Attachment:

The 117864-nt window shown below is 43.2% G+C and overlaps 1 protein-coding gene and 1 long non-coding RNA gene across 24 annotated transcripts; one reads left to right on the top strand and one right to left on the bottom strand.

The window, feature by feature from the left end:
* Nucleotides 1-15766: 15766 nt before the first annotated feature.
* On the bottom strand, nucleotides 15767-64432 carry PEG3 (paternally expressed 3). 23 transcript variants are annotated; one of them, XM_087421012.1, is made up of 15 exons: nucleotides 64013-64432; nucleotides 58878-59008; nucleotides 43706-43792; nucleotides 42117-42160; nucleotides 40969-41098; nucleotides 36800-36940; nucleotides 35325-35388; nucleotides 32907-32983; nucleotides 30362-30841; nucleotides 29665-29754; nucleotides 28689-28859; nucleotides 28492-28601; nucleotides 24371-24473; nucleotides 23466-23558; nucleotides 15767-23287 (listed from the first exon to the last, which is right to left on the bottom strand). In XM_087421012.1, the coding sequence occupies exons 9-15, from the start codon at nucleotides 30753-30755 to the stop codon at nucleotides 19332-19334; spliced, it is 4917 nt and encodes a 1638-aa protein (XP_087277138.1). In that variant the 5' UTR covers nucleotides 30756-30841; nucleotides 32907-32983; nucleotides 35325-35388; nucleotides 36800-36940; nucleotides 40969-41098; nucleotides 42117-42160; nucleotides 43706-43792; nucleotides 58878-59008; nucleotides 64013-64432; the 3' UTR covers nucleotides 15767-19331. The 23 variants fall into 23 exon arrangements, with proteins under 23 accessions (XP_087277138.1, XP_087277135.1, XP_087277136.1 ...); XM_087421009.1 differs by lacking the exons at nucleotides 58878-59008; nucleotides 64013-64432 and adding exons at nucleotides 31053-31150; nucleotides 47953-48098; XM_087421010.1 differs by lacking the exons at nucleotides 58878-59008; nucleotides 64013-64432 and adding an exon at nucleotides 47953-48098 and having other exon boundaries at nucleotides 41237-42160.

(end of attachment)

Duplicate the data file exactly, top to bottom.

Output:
The 117864-nt window shown below is 43.2% G+C and overlaps 1 protein-coding gene and 1 long non-coding RNA gene across 24 annotated transcripts; one reads left to right on the top strand and one right to left on the bottom strand.

The window, feature by feature from the left end:
* Nucleotides 1-15766: 15766 nt before the first annotated feature.
* On the bottom strand, nucleotides 15767-64432 carry PEG3 (paternally expressed 3). 23 transcript variants are annotated; one of them, XM_087421012.1, is made up of 15 exons: nucleotides 64013-64432; nucleotides 58878-59008; nucleotides 43706-43792; nucleotides 42117-42160; nucleotides 40969-41098; nucleotides 36800-36940; nucleotides 35325-35388; nucleotides 32907-32983; nucleotides 30362-30841; nucleotides 29665-29754; nucleotides 28689-28859; nucleotides 28492-28601; nucleotides 24371-24473; nucleotides 23466-23558; nucleotides 15767-23287 (listed from the first exon to the last, which is right to left on the bottom strand). In XM_087421012.1, the coding sequence occupies exons 9-15, from the start codon at nucleotides 30753-30755 to the stop codon at nucleotides 19332-19334; spliced, it is 4917 nt and encodes a 1638-aa protein (XP_087277138.1). In that variant the 5' UTR covers nucleotides 30756-30841; nucleotides 32907-32983; nucleotides 35325-35388; nucleotides 36800-36940; nucleotides 40969-41098; nucleotides 42117-42160; nucleotides 43706-43792; nucleotides 58878-59008; nucleotides 64013-64432; the 3' UTR covers nucleotides 15767-19331. The 23 variants fall into 23 exon arrangements, with proteins under 23 accessions (XP_087277138.1, XP_087277135.1, XP_087277136.1 ...); XM_087421009.1 differs by lacking the exons at nucleotides 58878-59008; nucleotides 64013-64432 and adding exons at nucleotides 31053-31150; nucleotides 47953-48098; XM_087421010.1 differs by lacking the exons at nucleotides 58878-59008; nucleotides 64013-64432 and adding an exon at nucleotides 47953-48098 and having other exon boundaries at nucleotides 41237-42160.